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The 1998 Thread


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1 hour ago, jwillis35 said:

A few reviews for you all to read if you did not catch much from 1998.

 

HA! Obviously I was a little more critical of Cadets than I remember. Maybe I should read my twenty-year old reviews before posting now.

And I have absolutely NO memory of that show being in the afternoon. 

It's amazing how much we forget. In the end, often what we have are isolated images and feelings and the words we have written in the aftermath of the event. But even words we have written do not automatically conjure up images or feelings. Furthermore, they are not the entire account of what we experienced. 

Other senses help us more. For years the smell of diesel fumes transported me to tour. I no longer play brass, but I'm sure the smell of valve oil would unleash a powerful wave of memory and nostalgia.  

 

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3 hours ago, hostrauser said:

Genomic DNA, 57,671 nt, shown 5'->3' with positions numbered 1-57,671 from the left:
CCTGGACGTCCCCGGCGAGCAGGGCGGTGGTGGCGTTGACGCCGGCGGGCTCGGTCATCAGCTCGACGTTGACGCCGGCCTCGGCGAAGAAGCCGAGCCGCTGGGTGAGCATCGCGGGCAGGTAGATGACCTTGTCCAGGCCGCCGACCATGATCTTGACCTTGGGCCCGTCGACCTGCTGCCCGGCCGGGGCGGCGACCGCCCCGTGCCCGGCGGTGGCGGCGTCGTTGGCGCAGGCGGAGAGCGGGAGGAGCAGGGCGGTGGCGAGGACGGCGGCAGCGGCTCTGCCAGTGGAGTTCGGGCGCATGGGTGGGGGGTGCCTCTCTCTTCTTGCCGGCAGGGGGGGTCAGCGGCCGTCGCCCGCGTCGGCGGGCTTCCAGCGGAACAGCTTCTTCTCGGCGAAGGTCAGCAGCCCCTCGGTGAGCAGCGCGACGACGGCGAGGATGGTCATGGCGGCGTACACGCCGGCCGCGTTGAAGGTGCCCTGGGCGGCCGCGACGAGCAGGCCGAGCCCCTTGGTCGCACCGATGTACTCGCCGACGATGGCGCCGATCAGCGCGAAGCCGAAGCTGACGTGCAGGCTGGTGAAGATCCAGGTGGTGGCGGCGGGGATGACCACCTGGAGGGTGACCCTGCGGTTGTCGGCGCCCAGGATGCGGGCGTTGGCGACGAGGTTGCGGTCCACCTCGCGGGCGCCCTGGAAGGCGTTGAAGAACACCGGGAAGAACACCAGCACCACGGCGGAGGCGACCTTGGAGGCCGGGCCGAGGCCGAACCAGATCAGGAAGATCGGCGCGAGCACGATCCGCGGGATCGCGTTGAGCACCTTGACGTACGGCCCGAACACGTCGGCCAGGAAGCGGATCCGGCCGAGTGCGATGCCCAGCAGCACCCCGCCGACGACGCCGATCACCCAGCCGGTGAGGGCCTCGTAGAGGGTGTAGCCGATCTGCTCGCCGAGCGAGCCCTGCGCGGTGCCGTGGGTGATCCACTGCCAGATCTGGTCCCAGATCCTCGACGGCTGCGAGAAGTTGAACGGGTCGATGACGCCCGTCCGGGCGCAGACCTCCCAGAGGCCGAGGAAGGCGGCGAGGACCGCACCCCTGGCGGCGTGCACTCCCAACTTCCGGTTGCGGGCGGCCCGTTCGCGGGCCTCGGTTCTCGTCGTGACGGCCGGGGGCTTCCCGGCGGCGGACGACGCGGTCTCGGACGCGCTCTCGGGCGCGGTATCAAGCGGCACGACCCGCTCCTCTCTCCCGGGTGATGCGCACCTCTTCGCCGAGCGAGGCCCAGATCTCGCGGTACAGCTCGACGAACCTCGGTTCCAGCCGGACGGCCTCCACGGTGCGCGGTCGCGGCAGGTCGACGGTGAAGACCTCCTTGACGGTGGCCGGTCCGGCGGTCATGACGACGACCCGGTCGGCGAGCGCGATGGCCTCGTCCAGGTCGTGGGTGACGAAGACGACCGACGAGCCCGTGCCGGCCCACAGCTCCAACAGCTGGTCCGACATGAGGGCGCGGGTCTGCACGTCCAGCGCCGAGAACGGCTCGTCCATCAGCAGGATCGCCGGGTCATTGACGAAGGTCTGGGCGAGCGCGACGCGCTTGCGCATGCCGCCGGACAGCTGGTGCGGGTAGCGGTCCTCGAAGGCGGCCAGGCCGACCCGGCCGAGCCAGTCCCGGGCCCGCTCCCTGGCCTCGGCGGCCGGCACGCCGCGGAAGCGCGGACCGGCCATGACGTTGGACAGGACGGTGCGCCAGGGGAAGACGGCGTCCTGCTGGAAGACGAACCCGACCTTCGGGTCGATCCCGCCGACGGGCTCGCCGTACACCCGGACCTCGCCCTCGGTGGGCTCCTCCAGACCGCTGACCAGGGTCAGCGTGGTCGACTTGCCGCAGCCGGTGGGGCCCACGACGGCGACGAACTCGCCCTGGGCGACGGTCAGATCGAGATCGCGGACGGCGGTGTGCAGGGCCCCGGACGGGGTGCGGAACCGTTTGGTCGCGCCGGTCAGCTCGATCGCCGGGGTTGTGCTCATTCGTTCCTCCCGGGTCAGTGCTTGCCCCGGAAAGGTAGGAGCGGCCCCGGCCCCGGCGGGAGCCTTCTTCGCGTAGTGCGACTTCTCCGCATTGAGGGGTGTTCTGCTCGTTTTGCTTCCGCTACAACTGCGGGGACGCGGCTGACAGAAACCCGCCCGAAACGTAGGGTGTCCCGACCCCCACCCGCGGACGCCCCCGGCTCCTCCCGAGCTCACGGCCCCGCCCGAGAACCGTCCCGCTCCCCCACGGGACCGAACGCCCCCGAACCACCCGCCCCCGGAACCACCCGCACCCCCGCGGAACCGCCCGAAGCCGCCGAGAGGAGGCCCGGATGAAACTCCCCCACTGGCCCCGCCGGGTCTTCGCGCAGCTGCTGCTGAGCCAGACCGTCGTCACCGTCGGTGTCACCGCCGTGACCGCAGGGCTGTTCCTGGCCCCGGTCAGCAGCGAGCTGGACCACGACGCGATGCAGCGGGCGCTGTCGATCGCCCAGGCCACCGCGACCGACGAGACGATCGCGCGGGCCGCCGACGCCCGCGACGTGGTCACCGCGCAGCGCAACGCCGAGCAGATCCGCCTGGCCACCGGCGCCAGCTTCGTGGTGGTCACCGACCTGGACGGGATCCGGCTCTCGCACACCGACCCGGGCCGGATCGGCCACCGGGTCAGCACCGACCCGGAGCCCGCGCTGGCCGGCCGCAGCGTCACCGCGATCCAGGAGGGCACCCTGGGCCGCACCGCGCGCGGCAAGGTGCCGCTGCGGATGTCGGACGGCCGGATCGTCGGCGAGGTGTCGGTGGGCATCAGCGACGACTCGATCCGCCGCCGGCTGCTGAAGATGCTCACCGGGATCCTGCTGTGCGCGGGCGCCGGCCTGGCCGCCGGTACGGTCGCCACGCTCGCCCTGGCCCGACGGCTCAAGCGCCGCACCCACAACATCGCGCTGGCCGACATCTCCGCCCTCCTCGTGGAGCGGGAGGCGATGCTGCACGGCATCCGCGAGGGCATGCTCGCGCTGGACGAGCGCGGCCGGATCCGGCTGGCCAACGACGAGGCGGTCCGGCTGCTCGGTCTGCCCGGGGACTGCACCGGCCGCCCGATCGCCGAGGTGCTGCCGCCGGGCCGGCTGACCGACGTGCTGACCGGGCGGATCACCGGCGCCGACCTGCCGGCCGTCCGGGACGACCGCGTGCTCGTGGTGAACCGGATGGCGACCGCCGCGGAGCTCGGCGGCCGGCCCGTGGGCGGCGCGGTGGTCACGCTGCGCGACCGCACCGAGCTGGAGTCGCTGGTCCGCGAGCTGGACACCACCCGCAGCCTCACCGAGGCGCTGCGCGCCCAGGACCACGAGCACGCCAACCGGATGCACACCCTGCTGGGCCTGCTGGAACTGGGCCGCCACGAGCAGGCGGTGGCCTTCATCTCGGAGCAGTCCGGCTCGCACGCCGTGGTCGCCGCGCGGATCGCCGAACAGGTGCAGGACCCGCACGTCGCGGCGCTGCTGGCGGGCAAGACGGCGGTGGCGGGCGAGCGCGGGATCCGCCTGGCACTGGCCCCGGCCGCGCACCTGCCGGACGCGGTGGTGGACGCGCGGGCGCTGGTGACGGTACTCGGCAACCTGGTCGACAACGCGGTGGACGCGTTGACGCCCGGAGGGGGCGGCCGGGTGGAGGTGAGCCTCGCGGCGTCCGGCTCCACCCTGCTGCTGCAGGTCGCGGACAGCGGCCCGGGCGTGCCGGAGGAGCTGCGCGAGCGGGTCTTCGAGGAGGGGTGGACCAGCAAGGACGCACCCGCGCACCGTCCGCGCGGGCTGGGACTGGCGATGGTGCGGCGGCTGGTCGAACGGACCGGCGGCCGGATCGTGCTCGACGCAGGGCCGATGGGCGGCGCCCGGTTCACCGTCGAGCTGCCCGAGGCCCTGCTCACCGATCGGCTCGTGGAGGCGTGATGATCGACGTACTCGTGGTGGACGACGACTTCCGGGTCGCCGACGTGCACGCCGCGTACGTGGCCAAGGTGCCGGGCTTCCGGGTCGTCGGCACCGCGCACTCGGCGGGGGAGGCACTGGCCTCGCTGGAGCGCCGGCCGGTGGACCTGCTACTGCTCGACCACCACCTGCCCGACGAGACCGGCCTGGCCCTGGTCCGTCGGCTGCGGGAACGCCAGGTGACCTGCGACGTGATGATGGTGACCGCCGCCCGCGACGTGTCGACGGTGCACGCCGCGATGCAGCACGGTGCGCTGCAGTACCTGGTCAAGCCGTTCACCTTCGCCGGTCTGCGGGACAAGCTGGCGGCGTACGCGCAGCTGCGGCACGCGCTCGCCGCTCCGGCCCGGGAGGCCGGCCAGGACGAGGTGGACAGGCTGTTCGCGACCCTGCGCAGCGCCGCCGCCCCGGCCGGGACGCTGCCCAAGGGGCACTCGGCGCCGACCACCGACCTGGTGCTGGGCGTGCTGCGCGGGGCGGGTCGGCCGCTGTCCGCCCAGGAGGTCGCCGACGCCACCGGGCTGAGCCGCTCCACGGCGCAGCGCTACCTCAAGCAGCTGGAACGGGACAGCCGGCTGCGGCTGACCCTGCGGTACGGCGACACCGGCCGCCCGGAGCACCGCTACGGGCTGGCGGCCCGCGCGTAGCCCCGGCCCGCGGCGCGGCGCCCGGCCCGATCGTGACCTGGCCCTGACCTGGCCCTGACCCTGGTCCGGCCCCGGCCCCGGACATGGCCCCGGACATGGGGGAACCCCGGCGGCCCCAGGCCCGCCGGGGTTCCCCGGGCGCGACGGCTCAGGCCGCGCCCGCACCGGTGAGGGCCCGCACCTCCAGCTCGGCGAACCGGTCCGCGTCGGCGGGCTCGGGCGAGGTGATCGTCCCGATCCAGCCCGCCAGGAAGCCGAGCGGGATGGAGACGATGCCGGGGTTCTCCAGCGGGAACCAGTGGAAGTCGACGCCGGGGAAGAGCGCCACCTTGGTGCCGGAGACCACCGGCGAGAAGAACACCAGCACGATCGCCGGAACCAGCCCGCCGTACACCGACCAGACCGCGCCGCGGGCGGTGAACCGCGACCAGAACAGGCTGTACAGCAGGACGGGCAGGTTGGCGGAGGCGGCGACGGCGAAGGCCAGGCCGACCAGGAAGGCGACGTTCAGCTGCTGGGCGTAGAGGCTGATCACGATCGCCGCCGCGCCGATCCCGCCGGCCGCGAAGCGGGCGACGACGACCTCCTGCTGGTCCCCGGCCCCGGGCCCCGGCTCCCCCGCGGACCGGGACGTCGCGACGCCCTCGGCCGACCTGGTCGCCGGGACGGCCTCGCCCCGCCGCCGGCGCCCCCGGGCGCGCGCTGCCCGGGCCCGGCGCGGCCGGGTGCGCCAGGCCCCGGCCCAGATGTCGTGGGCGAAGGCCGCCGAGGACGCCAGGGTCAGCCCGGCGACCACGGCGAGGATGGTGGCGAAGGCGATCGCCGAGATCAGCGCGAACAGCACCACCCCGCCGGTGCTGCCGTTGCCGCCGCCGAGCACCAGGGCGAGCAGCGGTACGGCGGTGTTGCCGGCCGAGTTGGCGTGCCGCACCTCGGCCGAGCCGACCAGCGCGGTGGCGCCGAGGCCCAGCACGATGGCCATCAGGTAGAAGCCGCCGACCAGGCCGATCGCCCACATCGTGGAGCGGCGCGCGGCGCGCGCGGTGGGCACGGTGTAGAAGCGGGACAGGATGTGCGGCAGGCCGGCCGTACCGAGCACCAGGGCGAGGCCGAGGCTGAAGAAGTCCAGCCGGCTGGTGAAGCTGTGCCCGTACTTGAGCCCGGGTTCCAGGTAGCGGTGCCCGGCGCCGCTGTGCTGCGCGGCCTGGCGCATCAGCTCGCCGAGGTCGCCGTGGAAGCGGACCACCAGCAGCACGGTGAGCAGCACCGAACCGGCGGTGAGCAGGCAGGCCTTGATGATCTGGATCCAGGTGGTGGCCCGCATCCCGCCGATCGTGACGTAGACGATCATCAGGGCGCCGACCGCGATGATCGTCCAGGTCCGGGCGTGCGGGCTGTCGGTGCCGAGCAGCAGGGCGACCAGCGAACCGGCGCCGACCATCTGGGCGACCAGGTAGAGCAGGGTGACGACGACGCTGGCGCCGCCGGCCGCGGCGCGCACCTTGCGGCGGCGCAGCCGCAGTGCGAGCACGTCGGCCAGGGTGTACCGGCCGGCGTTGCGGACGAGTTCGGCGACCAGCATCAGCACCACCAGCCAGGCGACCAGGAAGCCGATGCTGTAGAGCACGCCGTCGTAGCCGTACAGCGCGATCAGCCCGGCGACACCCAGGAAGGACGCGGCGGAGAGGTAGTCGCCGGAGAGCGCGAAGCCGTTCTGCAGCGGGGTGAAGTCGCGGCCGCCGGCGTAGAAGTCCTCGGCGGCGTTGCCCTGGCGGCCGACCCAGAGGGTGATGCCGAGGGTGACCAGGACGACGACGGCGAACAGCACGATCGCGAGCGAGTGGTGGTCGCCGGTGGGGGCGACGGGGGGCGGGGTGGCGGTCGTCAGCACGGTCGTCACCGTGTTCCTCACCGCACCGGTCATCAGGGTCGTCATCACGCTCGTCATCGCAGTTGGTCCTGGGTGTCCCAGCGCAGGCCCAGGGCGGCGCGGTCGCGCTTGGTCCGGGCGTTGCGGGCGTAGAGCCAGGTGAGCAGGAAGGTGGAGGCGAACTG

1998, "The Rock"

Thanks! Therefore I must have attended the Massillon show in 1998.

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30 minutes ago, mfrontz said:

HA! Obviously I was a little more critical of Cadets than I remember. Maybe I should read my twenty-year old reviews before posting now.

And I have absolutely NO memory of that show being in the afternoon. 

It's amazing how much we forget. In the end, often what we have are isolated images and feelings and the words we have written in the aftermath of the event. But even words we have written do not automatically conjure up images or feelings. Furthermore, they are not the entire account of what we experienced.